To understand why some Aboriginal people distrust institutional environments one must first understand the impact that past events have had on the Aboriginal person’s mindset.  In the book titled Maya ‘Xl La – Highest Respect – A Journey to Cultural Safety, written to tell the story of the button blanket wall hanging project, Dr. Evelyn Voyageur-Savoie, Elder in Residence at North Island College, says, “First, one must fully understand past historic colonialism and laws such as enforced residential schooling and its effects on the lives of Aboriginal people.

“Because of the many abuses Aboriginal people received in schools, this has made them leery about workers and service providers.  Many Aboriginal people lost their ability to trust because the people who were supposed to keep them safe were the perpetrators.”

Phillips agrees. “You can’t understand a perspective if you don’t understand the history and how it impacts them.”

According to Voyageur-Savoie, a large part of working toward rebuilding the trust that was lost is to look at ways to improve communication.  For example, the care provider must ask questions, be empathetic and listen well.  Voyageur-Savoie explains, “I am advising anyone who works with Aboriginal people to learn more by talking with them. It is very important so service providers can understand where their clients are coming from. It will also help them to understand, be empathetic and be a good listener.”

Anderson agrees that building relationships is the first order of business.  “Relationships and relationship building is one of the core foundations of all things Aboriginal,” says Anderson.  “The button blanket wall hanging project was created as a way to encourage dialogue and improve relationships and understanding between health care professionals and Aboriginal people.”

The wall hanging is comprised of 20 small squares surrounding a large centre square, which depicts the Tree of Life.  According to Edna Leask, Elder and key individual in the wall hanging project, “The Tree of Life is symbolic of many things in many cultures, but to the coastal First Nations, it represents the Cedar tree, a tree which has nurtured and sustained coastal First Nations for thousands of years.”

Each of the smaller squares was created by Elders and community members, particularly Aboriginal women who’d had a baby at the St. Joseph’s Hospital maternity ward.  For six months the Elders gathered with the women and Anderson to create these squares.

The individual squares are beautiful and rich in personal detail.  One square depicts an Aboriginal woman holding her child.  Another square is a gorgeous picture of a salmon with eggs.  And another square, sewn by eight year old Bianca Wagner, is filled with fabric hearts that symbolize the love that is shared between family members.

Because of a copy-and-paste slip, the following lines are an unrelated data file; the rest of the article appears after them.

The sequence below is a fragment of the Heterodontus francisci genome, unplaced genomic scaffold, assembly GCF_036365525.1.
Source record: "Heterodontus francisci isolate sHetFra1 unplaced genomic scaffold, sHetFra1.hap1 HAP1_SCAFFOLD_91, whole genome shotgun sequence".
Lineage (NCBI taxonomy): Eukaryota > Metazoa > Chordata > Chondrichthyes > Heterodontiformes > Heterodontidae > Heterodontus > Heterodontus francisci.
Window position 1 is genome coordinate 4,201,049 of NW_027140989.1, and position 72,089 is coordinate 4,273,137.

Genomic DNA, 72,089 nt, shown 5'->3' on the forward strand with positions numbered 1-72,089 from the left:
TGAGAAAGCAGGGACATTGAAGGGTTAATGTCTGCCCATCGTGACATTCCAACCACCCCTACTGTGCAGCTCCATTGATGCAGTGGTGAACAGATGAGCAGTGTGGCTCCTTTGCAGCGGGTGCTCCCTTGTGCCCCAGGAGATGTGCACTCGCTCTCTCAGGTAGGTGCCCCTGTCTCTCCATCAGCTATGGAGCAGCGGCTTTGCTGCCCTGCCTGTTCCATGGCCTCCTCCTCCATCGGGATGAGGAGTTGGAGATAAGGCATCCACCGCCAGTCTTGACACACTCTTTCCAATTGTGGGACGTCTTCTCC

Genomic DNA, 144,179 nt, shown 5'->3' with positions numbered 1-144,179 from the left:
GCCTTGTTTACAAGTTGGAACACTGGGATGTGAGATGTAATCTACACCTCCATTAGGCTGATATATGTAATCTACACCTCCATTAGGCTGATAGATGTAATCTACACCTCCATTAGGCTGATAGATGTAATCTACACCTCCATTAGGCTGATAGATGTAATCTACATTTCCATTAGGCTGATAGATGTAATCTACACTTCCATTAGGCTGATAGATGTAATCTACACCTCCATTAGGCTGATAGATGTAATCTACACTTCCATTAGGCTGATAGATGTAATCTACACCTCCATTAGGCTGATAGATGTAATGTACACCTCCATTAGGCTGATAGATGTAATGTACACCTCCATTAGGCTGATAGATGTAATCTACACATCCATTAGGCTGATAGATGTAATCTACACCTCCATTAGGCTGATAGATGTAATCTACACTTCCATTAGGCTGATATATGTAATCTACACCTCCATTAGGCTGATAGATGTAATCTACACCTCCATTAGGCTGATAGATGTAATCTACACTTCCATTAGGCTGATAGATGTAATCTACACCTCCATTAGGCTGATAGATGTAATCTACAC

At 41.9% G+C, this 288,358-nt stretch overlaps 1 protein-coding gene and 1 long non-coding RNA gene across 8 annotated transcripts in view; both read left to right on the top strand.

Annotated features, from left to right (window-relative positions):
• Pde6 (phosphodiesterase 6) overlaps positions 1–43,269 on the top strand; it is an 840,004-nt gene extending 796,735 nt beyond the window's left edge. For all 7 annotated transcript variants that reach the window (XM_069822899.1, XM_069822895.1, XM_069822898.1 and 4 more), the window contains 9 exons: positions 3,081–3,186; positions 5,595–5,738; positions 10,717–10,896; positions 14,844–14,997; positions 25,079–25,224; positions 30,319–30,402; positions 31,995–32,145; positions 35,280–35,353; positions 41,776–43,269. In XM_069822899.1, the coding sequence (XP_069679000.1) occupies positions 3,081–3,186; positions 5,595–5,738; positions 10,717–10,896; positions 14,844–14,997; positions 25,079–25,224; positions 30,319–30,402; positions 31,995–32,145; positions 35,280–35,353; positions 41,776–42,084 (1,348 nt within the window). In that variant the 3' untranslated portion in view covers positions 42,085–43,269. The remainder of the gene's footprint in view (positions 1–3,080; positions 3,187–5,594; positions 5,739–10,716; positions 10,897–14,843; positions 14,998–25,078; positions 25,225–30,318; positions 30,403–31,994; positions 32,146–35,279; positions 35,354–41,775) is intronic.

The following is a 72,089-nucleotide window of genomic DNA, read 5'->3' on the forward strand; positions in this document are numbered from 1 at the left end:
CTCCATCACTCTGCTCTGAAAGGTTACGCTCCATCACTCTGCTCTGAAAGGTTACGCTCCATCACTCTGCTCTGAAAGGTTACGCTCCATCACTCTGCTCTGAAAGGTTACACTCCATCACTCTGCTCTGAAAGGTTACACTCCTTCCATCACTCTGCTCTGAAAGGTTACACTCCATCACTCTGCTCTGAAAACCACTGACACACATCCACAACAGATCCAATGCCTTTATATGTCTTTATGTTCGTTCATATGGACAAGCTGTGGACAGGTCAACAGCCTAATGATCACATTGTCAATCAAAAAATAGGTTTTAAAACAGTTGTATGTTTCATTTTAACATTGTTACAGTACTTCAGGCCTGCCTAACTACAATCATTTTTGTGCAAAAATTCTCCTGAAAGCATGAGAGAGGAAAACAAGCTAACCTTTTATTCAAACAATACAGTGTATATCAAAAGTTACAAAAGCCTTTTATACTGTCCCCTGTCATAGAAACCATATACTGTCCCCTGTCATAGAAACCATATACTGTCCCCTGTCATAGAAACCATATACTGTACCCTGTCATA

Once the squares were completed they were sewn together by Naomi Coutts, Elder worker at Wachiay Friendship Centre, who also designed the tree in the centre of the blanket. Then, over a period of several months, the wall hanging was brought to the maternity ward by the Elders, who welcomed maternity ward staff, doctors, midwives, doulas, as well as patients and their family members to sit a while and sew on the buttons and the beads that would embellish the beautiful fabric art.

It was another opportunity for the Elders, health care workers and community members to talk and understand each other.  While sitting around the squares and sewing on the beads the Elders shared stories and traditions—and the health care workers and community members listened, asked questions and shared stories of their own.
It was an opportunity for each party to build a relationship with each other.  “When the hands are busy, the mind opens up, and allows people to become more comfortable with each other,” says Anderson.

After the wall hanging was finished it was gifted to the maternity ward at St. Joseph’s—a symbol of acknowledgement to the staff for the work they had done in making the maternity unit a more culturally safe place.

According to Phillips, the wall hanging is a constant reminder to staff that they have a huge responsibility. “The impact of this project has been much greater and far reaching than we could have ever anticipated.  Our success story is about a shift in how maternal child staff are interacting with and supporting women and their families.  This may not sound like such a monumental story but it speaks to a willingness to do business differently, to build relationships and provide culturally safe care.”

Perhaps Leask summed up the project best when she wrote, “We are all special and unique.  I believe we all come to Mother Earth with special gifts to carry us through life. We are all intertwined and connected together in this circle of life with our ancestors, the land, water and animals.  We have to listen to each other and learn from each other; trust, love, respect, responsibility, be compassionate and build relationships with our loved ones, our families, our communities and Mother Earth.”

Anderson and Phillips are now working to use the wall hanging as a fundraising tool.  Toward that goal, photographer James Peacock has volunteered to take photos of all the squares, which will be made into greeting cards.  Money raised from the sale of the cards will support vulnerable women and families, of any nationality, in times of crisis.  Look for the cards around the Valley in the months to come.